The CDDS will end on 30 November. In fact, services under the CDDS have already finished—nobody who applied after 7 September this year will even get on the list. Its replacement will not begin until 1 July 2014, yet the member for Blair stood there and rail against the Campbell Newman government, saying that he is leaving people high and dry. It beggars belief. That is almost two years that people with chronic dental problems and who cannot afford to fix it themselves will have to wait to get anything done about them. Remember, over 80 per cent who claim this thing are in fact card holders. They are the poorest and weakest in our community. That is almost two years from today for dental concerns to become major and far more expensive problems; and that is even if there is a plan for 2014. As I said, there are currently around 650,000 people on the waiting list for the CDDS. This government expects that, come 1 July 2014, it will have a plan for those who have been waiting another 17 months to get to the front of the queue. It beggars belief. I have had constituents in Townsville who need work done under this program call me. They have told me that they have received notice from their dentist that they need to schedule their surgery as soon as possible, or else they will be waiting at least another two years—if it is delivered at all. That is not right and it is not fair.

It also needs to be noted that there is a 13-month period during which the children that this bill supposedly helps will have to wait before the new program starts at the beginning of 2014. One of the core fundamentals of the ethical code in the health fields is 'first do no harm'. That is the catchcry of the Leader of the Opposition. It should be one of the fundamentals of government. Instead, this government is doing the exact opposite by hanging out to dry for another two years the thousands of patients in urgent need of this dental program. It is outrageous that the Prime Minister and the health minister can get out there spruiking their investment in dental services while stripping everything away from those in most desperate need for at least those two years.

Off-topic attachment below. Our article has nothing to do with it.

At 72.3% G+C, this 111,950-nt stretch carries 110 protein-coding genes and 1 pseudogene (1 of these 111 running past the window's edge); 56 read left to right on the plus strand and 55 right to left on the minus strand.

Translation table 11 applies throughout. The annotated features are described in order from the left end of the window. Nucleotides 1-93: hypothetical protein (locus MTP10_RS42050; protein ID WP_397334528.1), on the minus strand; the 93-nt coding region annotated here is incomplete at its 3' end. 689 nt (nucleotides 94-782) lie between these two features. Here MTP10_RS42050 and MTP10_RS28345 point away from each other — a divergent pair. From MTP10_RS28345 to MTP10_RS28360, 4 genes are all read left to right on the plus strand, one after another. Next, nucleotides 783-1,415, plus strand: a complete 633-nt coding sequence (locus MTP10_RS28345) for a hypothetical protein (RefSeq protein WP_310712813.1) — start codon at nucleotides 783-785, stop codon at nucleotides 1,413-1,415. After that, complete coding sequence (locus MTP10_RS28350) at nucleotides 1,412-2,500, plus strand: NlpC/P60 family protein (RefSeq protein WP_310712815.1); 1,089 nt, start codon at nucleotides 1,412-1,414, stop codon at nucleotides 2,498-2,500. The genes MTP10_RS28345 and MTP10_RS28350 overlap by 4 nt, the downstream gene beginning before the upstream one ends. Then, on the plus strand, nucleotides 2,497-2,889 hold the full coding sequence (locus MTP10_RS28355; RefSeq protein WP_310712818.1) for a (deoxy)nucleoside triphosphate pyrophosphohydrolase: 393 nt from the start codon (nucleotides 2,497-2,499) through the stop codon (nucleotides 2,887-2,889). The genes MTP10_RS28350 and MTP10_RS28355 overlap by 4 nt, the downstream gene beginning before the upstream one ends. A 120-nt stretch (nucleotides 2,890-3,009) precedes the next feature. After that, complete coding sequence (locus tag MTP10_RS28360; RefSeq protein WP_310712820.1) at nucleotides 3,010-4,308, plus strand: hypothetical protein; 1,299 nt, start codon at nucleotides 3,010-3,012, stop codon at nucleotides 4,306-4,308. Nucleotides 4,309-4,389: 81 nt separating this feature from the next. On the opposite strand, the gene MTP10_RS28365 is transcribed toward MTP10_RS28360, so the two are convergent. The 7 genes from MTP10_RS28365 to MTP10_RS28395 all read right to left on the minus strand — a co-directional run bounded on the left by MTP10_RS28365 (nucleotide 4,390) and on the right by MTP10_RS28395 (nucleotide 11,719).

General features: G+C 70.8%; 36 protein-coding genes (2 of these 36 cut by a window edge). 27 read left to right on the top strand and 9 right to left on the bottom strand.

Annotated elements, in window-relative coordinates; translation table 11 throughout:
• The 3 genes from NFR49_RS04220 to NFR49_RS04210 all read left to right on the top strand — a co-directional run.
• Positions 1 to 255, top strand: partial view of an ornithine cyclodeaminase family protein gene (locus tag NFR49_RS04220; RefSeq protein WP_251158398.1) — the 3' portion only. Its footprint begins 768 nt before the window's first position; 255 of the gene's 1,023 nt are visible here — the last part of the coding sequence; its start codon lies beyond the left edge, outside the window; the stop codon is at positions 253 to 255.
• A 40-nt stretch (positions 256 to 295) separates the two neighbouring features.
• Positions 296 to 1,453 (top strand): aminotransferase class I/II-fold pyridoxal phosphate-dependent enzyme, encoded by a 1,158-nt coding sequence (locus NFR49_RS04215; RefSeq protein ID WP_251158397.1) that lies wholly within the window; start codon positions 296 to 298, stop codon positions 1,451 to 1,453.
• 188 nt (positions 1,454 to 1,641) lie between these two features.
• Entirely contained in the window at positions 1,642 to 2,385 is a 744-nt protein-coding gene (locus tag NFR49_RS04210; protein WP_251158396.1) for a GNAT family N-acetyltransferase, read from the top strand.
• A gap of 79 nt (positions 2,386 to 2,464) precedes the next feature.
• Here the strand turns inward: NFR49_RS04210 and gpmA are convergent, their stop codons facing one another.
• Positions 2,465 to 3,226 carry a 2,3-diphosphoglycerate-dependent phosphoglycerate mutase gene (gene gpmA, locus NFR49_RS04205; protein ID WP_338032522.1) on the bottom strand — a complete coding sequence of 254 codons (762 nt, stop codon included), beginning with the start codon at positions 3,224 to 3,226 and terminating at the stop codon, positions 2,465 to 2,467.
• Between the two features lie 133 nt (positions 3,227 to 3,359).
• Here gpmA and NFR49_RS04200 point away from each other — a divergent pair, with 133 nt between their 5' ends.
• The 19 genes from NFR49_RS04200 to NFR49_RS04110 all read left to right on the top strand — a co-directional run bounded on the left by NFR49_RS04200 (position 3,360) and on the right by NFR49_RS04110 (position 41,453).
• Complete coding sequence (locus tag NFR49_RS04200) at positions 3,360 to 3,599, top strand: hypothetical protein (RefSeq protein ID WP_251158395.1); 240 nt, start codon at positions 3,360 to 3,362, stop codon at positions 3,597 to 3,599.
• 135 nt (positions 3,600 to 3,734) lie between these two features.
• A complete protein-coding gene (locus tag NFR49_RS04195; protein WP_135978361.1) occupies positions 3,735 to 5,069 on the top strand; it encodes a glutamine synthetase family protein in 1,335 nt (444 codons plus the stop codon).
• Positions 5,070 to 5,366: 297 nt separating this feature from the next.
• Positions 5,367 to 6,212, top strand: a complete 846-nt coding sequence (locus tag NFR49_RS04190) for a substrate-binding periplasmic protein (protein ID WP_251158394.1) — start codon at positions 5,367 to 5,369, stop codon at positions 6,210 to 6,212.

This bill represents more of the same in Labor's ad hoc approach to allied health. A governmental approach to the health system needs to be about the bigger picture. As I said, dental issues are the second biggest cause of admission to Townsville Hospital: if you can treat them you do not save just the patient, you save health spending as well. It is typical of this government's inconsistency that it can pour money into the dental field—money it does not have or even plan to provide—right after it has stripped back private health insurance rebates. It gives with one hand and takes with the other.

The attack on allied health by this government through means-testing private health insurance increases the withdrawal by people from their private health cover. People look at the range of their cover and say, 'Okay, it's going to cost us more. What can we go without?' We will see a dropping of allied health services such as dentists, physiotherapists, optometrists, occupational therapists and the like. We will eventually see these allied health professionals leaving places like Ayr, Ingham, Charters Towers, Innisfail and Tully. They will close their doors and move to the bigger cities, because there will not be the critical mass of people they need to keep their doors open. This will have a domino effect on all health services and will create the conditions for chronic dental problems. There are people on this scheme who should be accessing the CDDS, who need to go to a dentist but cannot afford to. They cannot afford to come to Townsville to get it done, much less go to Brisbane. We are just making it even harder for these people all the way through. That is especially the case for people in rural towns and communities.